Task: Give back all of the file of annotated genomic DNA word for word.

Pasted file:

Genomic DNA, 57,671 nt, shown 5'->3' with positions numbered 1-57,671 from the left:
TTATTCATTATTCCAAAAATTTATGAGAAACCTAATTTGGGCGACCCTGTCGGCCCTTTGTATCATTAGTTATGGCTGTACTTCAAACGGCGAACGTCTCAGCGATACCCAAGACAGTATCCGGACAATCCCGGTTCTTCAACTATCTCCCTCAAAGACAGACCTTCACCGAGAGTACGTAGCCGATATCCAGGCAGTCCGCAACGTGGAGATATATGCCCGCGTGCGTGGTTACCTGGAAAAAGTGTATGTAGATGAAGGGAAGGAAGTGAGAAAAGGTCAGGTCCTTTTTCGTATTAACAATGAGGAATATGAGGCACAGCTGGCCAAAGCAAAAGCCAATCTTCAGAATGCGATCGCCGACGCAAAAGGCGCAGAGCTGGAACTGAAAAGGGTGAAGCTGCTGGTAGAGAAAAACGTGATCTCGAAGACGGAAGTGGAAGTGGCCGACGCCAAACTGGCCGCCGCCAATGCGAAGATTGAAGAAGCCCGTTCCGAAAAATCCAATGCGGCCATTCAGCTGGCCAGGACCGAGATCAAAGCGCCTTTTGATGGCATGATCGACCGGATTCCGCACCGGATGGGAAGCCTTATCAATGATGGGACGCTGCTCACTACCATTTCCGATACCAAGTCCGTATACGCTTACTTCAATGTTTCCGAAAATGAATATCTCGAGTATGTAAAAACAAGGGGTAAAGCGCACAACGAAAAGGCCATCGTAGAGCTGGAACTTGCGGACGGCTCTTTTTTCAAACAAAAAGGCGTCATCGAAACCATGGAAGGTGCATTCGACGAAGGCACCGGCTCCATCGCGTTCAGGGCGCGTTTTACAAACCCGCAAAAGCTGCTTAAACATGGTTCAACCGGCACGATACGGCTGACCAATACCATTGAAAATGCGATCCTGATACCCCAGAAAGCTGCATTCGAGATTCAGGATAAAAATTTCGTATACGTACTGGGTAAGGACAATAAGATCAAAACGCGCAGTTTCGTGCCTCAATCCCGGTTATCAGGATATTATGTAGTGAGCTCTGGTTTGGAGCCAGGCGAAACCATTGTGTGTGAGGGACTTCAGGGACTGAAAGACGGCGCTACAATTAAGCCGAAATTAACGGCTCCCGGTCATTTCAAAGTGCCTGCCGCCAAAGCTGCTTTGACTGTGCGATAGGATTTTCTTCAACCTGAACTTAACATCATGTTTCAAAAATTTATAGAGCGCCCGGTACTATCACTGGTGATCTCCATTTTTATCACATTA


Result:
Genomic DNA, 57,671 nt, shown 5'->3' with positions numbered 1-57,671 from the left:
TTATTCATTATTCCAAAAATTTATGAGAAACCTAATTTGGGCGACCCTGTCGGCCCTTTGTATCATTAGTTATGGCTGTACTTCAAACGGCGAACGTCTCAGCGATACCCAAGACAGTATCCGGACAATCCCGGTTCTTCAACTATCTCCCTCAAAGACAGACCTTCACCGAGAGTACGTAGCCGATATCCAGGCAGTCCGCAACGTGGAGATATATGCCCGCGTGCGTGGTTACCTGGAAAAAGTGTATGTAGATGAAGGGAAGGAAGTGAGAAAAGGTCAGGTCCTTTTTCGTATTAACAATGAGGAATATGAGGCACAGCTGGCCAAAGCAAAAGCCAATCTTCAGAATGCGATCGCCGACGCAAAAGGCGCAGAGCTGGAACTGAAAAGGGTGAAGCTGCTGGTAGAGAAAAACGTGATCTCGAAGACGGAAGTGGAAGTGGCCGACGCCAAACTGGCCGCCGCCAATGCGAAGATTGAAGAAGCCCGTTCCGAAAAATCCAATGCGGCCATTCAGCTGGCCAGGACCGAGATCAAAGCGCCTTTTGATGGCATGATCGACCGGATTCCGCACCGGATGGGAAGCCTTATCAATGATGGGACGCTGCTCACTACCATTTCCGATACCAAGTCCGTATACGCTTACTTCAATGTTTCCGAAAATGAATATCTCGAGTATGTAAAAACAAGGGGTAAAGCGCACAACGAAAAGGCCATCGTAGAGCTGGAACTTGCGGACGGCTCTTTTTTCAAACAAAAAGGCGTCATCGAAACCATGGAAGGTGCATTCGACGAAGGCACCGGCTCCATCGCGTTCAGGGCGCGTTTTACAAACCCGCAAAAGCTGCTTAAACATGGTTCAACCGGCACGATACGGCTGACCAATACCATTGAAAATGCGATCCTGATACCCCAGAAAGCTGCATTCGAGATTCAGGATAAAAATTTCGTATACGTACTGGGTAAGGACAATAAGATCAAAACGCGCAGTTTCGTGCCTCAATCCCGGTTATCAGGATATTATGTAGTGAGCTCTGGTTTGGAGCCAGGCGAAACCATTGTGTGTGAGGGACTTCAGGGACTGAAAGACGGCGCTACAATTAAGCCGAAATTAACGGCTCCCGGTCATTTCAAAGTGCCTGCCGCCAAAGCTGCTTTGACTGTGCGATAGGATTTTCTTCAACCTGAACTTAACATCATGTTTCAAAAATTTATAGAGCGCCCGGTACTATCACTGGTGATCTCCATTTTTATCACATTA